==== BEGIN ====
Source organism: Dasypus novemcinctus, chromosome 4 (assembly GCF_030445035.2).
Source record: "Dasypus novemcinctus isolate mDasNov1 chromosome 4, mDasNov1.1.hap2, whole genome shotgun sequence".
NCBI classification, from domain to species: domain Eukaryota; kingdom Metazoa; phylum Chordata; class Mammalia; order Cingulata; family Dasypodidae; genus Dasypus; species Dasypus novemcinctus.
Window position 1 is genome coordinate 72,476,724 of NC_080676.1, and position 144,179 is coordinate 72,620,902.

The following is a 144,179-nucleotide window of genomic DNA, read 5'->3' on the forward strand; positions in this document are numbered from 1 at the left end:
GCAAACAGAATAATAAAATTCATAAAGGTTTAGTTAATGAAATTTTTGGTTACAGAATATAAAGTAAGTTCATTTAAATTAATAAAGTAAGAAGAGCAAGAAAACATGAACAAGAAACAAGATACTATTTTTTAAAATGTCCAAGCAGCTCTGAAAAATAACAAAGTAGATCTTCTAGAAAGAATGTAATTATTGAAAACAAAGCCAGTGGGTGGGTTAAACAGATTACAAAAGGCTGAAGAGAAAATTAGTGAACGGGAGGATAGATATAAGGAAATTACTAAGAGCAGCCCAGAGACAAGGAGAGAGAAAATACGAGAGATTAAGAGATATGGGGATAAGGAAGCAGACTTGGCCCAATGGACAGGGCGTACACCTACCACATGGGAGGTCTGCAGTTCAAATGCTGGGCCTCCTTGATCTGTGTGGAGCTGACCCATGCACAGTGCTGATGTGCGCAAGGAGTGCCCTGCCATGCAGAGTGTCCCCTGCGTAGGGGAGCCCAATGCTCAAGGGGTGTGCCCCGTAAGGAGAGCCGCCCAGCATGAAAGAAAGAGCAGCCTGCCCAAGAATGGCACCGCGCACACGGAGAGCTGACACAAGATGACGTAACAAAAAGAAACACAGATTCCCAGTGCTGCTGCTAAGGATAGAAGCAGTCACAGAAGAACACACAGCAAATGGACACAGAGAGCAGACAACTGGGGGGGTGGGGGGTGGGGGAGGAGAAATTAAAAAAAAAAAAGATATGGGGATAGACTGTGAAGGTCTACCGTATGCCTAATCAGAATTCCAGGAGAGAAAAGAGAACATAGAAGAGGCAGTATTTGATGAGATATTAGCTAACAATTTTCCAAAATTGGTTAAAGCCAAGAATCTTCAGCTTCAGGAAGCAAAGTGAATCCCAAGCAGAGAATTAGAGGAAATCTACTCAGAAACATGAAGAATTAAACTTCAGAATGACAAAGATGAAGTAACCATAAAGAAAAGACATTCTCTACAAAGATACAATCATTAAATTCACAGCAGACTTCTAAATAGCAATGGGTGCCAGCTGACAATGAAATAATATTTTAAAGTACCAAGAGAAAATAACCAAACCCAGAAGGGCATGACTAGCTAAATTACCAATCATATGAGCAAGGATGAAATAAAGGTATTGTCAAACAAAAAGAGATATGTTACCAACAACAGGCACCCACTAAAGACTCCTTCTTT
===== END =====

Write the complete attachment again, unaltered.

Source organism: Dasypus novemcinctus, chromosome 4 (assembly GCF_030445035.2).
Source record: "Dasypus novemcinctus isolate mDasNov1 chromosome 4, mDasNov1.1.hap2, whole genome shotgun sequence".
NCBI classification, from domain to species: domain Eukaryota; kingdom Metazoa; phylum Chordata; class Mammalia; order Cingulata; family Dasypodidae; genus Dasypus; species Dasypus novemcinctus.
Window position 1 is genome coordinate 72,476,724 of NC_080676.1, and position 144,179 is coordinate 72,620,902.

The following is a 144,179-nucleotide window of genomic DNA, read 5'->3' on the forward strand; positions in this document are numbered from 1 at the left end:
GCAAACAGAATAATAAAATTCATAAAGGTTTAGTTAATGAAATTTTTGGTTACAGAATATAAAGTAAGTTCATTTAAATTAATAAAGTAAGAAGAGCAAGAAAACATGAACAAGAAACAAGATACTATTTTTTAAAATGTCCAAGCAGCTCTGAAAAATAACAAAGTAGATCTTCTAGAAAGAATGTAATTATTGAAAACAAAGCCAGTGGGTGGGTTAAACAGATTACAAAAGGCTGAAGAGAAAATTAGTGAACGGGAGGATAGATATAAGGAAATTACTAAGAGCAGCCCAGAGACAAGGAGAGAGAAAATACGAGAGATTAAGAGATATGGGGATAAGGAAGCAGACTTGGCCCAATGGACAGGGCGTACACCTACCACATGGGAGGTCTGCAGTTCAAATGCTGGGCCTCCTTGATCTGTGTGGAGCTGACCCATGCACAGTGCTGATGTGCGCAAGGAGTGCCCTGCCATGCAGAGTGTCCCCTGCGTAGGGGAGCCCAATGCTCAAGGGGTGTGCCCCGTAAGGAGAGCCGCCCAGCATGAAAGAAAGAGCAGCCTGCCCAAGAATGGCACCGCGCACACGGAGAGCTGACACAAGATGACGTAACAAAAAGAAACACAGATTCCCAGTGCTGCTGCTAAGGATAGAAGCAGTCACAGAAGAACACACAGCAAATGGACACAGAGAGCAGACAACTGGGGGGGTGGGGGGTGGGGGAGGAGAAATTAAAAAAAAAAAAGATATGGGGATAGACTGTGAAGGTCTACCGTATGCCTAATCAGAATTCCAGGAGAGAAAAGAGAACATAGAAGAGGCAGTATTTGATGAGATATTAGCTAACAATTTTCCAAAATTGGTTAAAGCCAAGAATCTTCAGCTTCAGGAAGCAAAGTGAATCCCAAGCAGAGAATTAGAGGAAATCTACTCAGAAACATGAAGAATTAAACTTCAGAATGACAAAGATGAAGTAACCATAAAGAAAAGACATTCTCTACAAAGATACAATCATTAAATTCACAGCAGACTTCTAAATAGCAATGGGTGCCAGCTGACAATGAAATAATATTTTAAAGTACCAAGAGAAAATAACCAAACCCAGAAGGGCATGACTAGCTAAATTACCAATCATATGAGCAAGGATGAAATAAAGGTATTGTCAAACAAAAAGAGATATGTTACCAACAACAGGCACCCACTAAAGACTCCTTCTTT